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Dr John Singleton

Dr John Singleton

Dr John Singleton was a physician and philanthropist, who is remembered for his services to the poor during the Gold rush era of Melbourne’s early years as a European settlement.  John Singleton was born in Dublin on 2nd January 1808 in a wealthy merchant family of nine children. From the age of 16, he was trained under an apothecary and later placed with a general practitioner and attended medical lectures and in 1838 received his M.D from the University of Glasgow. At the age of 19, he got attracted to evangelism and expended his energies on spreading the message and teachings of Jesus Christ. He was a total abstainer and remained so throughout his life, after being convinced of the ill effects of Alcohol and set to debunk the myth of its medicinal value and the related use of it in medical profession as a cure for many ailments. He afterwards purchased a dispensary in Dublin, and was in practice there during the ravages of the Asiatic cholera.

On January 1851, only a few months before gold was discovered, John Singleton arrived in Victoria with his wife and seven children, following the footsteps of his brother who came two years earlier. He procured a position as medical officer on board the sailing ship Harpley in which he undertook the journey.

Based on his ideals of evangelism and reformation, he opposed capital punishment and began involving in the welfare of prisoners at Pentridge Gaol in Coburg. Due to health issues of his younger child, he moved to Warrnambool from Melbourne and practised there from 1860 to 1864, then to Mount Gambier in South Australia and from there to Marysborough, eventually returning to Melbourne in 1867. While in Warrnambool he was instrumental in the establishment of Framlingham Reserve near Warrnambool. The Framlingham Aboriginal reserve was established for the Protection of Aborigines between Purnim and the township of Framlingham in 1861.

Collingwood was one of the most densely populated suburbs in the Melbourne at that time, with a large working class population, most of whom could not afford medical care.  In 1869, Dr Singleton established the Collingwood Free Medical Dispensary, which gave free medical attention to the poor and provided spiritual guidance in adherence to Evangelical principles. Within the first year itself around 3000 people availed the free medical care.  Initially the Collingwood Municipality Council pitched in offering to pay the rent of the dispensary but later retracted objecting the evangelical work carried out there.  In 1876 a mission hall was established nearby for prayer meetings, Bible classes, Sunday school, the annual old folks’ tea and working men’s meetings.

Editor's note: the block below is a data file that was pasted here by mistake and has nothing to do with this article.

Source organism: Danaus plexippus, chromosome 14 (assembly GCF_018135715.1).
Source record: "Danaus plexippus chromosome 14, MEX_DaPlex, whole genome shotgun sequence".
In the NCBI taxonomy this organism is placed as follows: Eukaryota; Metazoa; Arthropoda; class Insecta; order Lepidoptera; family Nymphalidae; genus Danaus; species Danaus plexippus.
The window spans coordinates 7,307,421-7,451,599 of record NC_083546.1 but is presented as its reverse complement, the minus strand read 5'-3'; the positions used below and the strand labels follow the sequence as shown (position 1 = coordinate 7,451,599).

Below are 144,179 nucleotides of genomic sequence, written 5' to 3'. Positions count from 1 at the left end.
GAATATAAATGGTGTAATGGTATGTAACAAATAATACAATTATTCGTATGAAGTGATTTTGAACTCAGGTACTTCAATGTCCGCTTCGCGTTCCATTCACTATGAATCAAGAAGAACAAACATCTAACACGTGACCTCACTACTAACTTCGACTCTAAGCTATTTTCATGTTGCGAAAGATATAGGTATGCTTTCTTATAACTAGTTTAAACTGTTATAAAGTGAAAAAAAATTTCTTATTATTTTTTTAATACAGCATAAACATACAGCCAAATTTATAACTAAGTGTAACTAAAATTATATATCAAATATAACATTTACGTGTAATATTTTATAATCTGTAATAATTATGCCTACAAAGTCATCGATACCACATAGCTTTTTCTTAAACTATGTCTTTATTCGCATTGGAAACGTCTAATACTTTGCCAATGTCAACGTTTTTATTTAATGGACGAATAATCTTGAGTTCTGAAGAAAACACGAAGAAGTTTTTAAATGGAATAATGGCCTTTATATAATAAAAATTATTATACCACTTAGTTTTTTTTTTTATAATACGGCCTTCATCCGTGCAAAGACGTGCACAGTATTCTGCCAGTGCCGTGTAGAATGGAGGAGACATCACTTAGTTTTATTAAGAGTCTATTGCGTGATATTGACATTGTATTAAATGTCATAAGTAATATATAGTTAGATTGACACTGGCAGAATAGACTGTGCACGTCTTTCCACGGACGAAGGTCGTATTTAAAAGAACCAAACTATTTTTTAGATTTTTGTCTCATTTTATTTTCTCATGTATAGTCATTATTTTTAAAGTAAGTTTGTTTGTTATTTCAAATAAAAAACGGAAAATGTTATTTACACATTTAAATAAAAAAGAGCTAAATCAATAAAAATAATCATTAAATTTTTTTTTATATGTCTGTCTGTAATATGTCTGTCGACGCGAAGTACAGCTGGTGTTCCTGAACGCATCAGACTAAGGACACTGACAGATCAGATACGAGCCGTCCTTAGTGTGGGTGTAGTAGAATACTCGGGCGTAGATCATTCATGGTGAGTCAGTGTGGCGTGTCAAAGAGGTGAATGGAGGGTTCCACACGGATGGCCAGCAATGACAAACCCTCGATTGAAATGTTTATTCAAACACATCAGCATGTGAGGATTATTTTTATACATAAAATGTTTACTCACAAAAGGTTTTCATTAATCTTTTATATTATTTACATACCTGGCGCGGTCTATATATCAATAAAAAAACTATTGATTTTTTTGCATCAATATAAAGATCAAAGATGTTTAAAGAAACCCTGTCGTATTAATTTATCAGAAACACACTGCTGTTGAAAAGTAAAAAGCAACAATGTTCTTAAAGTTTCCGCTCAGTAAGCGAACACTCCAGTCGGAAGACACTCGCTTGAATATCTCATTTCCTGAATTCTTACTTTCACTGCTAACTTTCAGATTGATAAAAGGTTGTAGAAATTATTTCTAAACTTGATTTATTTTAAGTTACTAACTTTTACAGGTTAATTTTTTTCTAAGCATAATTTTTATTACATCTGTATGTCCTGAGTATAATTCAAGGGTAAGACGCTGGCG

Dr Singleton’s Free dispensary

All these happened during Victoria’s Gold Craze era, when people from all professions left their daily jobs, and went searching for Gold. In his autobiography, “A Narrative of Incidents in the Eventful Life of a Physician”, Dr Singleton wrote, “I had for some time the most extensive practise perhaps in the city, as medical men had gone with the rest to the goldfields”.

Dr Singleton became an honorary corresponding secretary of the Society for the Promotion of Morality in 1869 and was active in establishing Model Lodging house for men in King Street and the Temporary home for Friendless and Fallen Women in Islington Street in Collingwood. The temporary home gave women training in cooking, washing, ironing, needlework and housekeeping.

 In 1879, Singleton bought land in Little Bourke Street to build a mission hall and later offered it to Salvation army for its use.

He also instituted a night shelter for destitute women in Collingwood. Widows Cottages for Aged Christian Women were built on the same site later. He opened one for men too, The Blue Bird Shelter in Berry Street.

He was also involved in in a wide range of activities offering a helping hand to the needy and was called ‘perhaps the greatest single charity worker in Melbourne’.

Dr Singleton was also among the clergy who visited Ned Kelly at the Melbourne Gaol after he was captured from Glenrowan. But eventually told not to return by Gaol Governor John Castieau at the insistence of Catholic Clergymen.

At the age of 84, Singleton died at his residence “Ormiston House”, Grey-street in East Melbourne on 30th September 1891 and was buried at the Anglican section of the Melbourne general cemetery. He will be remembered for the benevolent endeavour he laboured untiringly for the homeless, friendless and the poor of the Melbourne City.

 

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